0

I started writing this post as a question but, while reproducing the error, I found the solution in the PostgreSQL documentation. So I'll share the solution here for the community.

A PostgreSQL 14 table had some data deleted accidentally.

    -- Creating table
    CREATE TABLE my_table (
        id            integer      not null  primary key  generated always as identity,
        description   varchar(50)  not null
    );

    -- Filling data
    INSERT INTO my_table (description)
    VALUES
    ('Option A'), ('Option B'), ('Option C'), ('Option D'), ('Option E'),
    ('Option F'), ('Option G'), ('Option H'), ('Option I'), ('Option J');

    SELECT * FROM my_table;
id  | description
----+------------
1   | Option A
2   | Option B
3   | Option C
4   | Option D
5   | Option E
6   | Option F
7   | Option G
8   | Option H
9   | Option I
10  | Option J

Accidental deletion:

    DELETE FROM my_table WHERE id IN (6,7,8);

    SELECT * FROM my_table;
id  | description
----+------------
1   | Option A
2   | Option B
3   | Option C
4   | Option D
5   | Option E
9   | Option I
10  | Option J

In order to reinsert those rows back into the table, I tried to run the following instruction, explicitly defining values for the "id" column, but it raised an exception:

    INSERT INTO my_table (id, description)
    VALUES
    (6, 'Option F'), (7, 'Option G'), (8, 'Option H');
[428C9] ERROR: cannot insert a non-DEFAULT value into column "id" Detail: Column "id" is an identity column defined as GENERATED ALWAYS. Hint: Use OVERRIDING SYSTEM VALUE to override.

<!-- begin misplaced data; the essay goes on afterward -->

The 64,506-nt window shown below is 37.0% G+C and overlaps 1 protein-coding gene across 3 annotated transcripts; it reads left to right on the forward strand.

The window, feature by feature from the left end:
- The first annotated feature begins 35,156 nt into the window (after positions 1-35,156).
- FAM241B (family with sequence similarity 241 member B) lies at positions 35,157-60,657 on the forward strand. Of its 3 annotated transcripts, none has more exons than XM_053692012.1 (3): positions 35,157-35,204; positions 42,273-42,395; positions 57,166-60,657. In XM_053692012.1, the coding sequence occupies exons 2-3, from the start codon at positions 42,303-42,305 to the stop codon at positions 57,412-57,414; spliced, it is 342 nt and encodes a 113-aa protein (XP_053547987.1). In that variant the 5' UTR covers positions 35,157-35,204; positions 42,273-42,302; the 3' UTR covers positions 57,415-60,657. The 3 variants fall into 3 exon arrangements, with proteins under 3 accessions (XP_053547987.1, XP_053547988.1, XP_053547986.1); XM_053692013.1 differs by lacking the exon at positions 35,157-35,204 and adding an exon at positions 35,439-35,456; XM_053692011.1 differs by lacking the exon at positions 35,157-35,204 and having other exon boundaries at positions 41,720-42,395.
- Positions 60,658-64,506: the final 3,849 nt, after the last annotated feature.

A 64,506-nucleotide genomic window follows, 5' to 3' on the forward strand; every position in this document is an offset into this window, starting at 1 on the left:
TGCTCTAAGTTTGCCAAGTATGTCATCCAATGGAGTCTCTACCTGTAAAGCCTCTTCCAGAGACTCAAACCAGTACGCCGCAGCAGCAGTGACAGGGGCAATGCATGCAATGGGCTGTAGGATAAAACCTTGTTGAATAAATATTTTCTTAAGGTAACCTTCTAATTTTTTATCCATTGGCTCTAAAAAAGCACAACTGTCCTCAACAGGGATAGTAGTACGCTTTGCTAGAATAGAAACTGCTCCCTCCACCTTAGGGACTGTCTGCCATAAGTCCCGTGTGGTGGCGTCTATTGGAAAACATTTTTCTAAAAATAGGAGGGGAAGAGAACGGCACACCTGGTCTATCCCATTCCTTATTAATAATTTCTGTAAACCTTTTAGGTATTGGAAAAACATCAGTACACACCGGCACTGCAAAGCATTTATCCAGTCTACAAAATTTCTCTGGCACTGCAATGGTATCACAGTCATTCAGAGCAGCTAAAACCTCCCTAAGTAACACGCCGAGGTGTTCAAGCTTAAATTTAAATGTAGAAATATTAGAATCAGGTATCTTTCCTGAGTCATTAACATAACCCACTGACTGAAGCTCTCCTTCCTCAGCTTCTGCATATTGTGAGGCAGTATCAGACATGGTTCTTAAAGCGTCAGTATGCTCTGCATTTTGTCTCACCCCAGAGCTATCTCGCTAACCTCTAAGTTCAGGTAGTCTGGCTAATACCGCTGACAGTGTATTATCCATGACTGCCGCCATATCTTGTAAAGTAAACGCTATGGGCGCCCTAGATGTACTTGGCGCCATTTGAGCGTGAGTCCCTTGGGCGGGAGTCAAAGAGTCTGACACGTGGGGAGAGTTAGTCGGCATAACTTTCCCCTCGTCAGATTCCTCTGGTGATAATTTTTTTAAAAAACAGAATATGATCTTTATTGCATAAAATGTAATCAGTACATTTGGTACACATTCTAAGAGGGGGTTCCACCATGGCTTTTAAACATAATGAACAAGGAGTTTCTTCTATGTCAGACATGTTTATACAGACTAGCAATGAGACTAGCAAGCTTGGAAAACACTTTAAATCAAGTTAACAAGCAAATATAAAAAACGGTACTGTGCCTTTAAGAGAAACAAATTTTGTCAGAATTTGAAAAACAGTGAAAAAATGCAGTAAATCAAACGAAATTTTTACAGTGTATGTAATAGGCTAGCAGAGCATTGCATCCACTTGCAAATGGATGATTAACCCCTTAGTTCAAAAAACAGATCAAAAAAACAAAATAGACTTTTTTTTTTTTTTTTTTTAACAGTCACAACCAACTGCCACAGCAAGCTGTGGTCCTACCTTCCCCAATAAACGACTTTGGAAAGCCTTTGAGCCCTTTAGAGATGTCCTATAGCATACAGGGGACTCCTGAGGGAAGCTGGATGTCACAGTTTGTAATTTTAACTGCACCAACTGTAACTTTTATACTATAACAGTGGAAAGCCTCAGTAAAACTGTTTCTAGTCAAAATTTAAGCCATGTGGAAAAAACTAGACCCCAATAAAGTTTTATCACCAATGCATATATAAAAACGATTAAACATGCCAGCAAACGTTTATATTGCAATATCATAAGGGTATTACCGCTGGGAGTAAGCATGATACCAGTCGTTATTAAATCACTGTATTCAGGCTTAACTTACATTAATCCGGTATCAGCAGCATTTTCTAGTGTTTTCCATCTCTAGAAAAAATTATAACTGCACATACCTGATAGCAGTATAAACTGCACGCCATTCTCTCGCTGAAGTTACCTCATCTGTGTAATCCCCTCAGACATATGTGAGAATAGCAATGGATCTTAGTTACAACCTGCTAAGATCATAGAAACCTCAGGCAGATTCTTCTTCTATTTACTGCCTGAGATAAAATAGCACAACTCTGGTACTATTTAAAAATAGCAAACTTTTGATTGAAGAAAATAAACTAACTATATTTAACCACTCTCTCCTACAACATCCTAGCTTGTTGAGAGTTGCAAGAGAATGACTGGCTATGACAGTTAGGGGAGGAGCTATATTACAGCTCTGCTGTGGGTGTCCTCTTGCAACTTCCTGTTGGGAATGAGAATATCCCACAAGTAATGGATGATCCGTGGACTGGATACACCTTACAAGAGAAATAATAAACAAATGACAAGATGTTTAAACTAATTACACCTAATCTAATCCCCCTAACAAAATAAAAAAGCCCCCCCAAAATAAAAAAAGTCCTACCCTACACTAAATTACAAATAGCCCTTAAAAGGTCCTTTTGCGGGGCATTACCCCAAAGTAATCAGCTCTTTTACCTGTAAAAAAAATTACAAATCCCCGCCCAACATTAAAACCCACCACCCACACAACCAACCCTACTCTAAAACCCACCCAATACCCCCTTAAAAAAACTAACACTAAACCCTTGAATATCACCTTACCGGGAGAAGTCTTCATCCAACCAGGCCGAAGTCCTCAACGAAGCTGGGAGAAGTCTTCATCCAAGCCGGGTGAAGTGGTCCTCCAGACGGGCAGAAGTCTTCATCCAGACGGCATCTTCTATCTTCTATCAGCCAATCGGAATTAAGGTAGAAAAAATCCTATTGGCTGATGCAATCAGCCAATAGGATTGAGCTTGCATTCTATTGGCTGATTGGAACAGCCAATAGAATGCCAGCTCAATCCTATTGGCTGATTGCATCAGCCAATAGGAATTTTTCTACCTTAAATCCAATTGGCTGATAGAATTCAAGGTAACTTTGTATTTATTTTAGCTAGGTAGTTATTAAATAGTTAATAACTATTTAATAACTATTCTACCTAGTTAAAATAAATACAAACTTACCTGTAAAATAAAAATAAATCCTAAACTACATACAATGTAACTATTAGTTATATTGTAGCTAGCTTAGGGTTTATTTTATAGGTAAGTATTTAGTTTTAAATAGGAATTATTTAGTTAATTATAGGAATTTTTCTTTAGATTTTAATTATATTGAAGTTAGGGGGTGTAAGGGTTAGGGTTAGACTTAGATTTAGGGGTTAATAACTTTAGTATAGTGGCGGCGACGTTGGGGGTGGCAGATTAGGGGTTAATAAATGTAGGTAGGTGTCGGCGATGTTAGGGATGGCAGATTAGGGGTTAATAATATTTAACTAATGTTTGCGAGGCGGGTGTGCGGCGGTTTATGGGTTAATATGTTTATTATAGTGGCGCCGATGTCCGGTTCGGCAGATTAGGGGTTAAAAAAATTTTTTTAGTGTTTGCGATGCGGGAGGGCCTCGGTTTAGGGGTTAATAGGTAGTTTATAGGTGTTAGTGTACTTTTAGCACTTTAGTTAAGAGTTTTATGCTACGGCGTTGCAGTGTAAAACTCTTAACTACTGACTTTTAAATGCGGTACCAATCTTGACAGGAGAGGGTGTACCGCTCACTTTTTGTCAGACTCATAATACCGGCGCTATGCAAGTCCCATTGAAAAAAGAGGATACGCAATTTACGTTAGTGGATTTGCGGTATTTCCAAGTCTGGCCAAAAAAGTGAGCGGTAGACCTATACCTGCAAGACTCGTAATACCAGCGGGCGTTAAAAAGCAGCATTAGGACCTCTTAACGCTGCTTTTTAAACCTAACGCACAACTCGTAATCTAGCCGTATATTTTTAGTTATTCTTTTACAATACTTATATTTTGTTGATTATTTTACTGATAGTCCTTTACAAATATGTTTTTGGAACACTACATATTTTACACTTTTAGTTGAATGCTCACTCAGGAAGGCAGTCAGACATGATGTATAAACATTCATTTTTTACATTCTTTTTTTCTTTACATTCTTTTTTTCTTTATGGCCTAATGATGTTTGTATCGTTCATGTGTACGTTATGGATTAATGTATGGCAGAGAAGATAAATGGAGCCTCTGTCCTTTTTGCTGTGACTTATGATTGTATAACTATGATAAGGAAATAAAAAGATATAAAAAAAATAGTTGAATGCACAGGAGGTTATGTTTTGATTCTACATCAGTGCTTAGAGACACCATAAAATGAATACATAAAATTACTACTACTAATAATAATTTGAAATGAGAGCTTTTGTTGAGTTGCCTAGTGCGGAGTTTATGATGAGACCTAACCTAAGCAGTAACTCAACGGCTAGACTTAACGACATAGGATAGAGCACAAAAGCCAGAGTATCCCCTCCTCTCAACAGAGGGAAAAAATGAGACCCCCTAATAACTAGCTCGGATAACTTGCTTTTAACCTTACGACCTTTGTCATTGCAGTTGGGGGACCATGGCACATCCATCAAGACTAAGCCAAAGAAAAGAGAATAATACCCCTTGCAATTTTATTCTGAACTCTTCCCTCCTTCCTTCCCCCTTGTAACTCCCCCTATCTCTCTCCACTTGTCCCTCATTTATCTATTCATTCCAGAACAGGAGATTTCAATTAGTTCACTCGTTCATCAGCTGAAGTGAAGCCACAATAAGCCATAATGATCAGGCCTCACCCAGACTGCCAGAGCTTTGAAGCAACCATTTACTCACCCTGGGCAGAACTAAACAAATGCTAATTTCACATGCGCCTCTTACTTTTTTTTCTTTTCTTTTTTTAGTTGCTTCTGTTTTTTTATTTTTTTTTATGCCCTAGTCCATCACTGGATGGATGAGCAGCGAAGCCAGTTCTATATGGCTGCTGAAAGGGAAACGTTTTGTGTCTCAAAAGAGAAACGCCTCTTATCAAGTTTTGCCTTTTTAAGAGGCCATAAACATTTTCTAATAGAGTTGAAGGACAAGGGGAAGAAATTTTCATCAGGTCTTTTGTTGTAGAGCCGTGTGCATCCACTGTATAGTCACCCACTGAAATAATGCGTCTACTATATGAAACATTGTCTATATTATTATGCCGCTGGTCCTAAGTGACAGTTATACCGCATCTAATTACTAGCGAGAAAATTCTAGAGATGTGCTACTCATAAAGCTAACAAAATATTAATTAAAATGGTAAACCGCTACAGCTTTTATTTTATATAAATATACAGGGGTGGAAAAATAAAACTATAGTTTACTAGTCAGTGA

1
  • Please clarify your specific problem or provide additional details to highlight exactly what you need. As it's currently written, it's hard to tell exactly what you're asking.
    – Community Bot
    Feb 27 at 4:58

2 Answers 2

2

Fortunately, PostgreSQL error messages are quite helpful.

Following the hint shown by the PostgreSQl engine, I added the instruction "OVERRIDING SYSTEM VALUE" and it worked flawlessly:

    INSERT INTO my_table (id, description)
    OVERRIDING SYSTEM VALUE
    VALUES
    (6, 'Option F'), (7, 'Option G'), (8, 'Option H');

I hope this can be useful to any of you facing the same issue that I was.

Cheers!

0

You get the error because the column is created with "GENERATED ALWAYS".

If you use "GENERATED BY DEFAULT" instead then you can insert values into the column, and in this case it will not be generated.

1
  • 1
    Thanks for your tip, @bobflux! There is a reason for not using "GENERATED BY DEFAULT". This clause allows free insert/update into the autoincrement column, but those operations eventually cause conflicts on the trigger linked to the column. Mar 1 at 17:24

Your Answer

By clicking “Post Your Answer”, you agree to our terms of service and acknowledge you have read our privacy policy.

Not the answer you're looking for? Browse other questions tagged or ask your own question.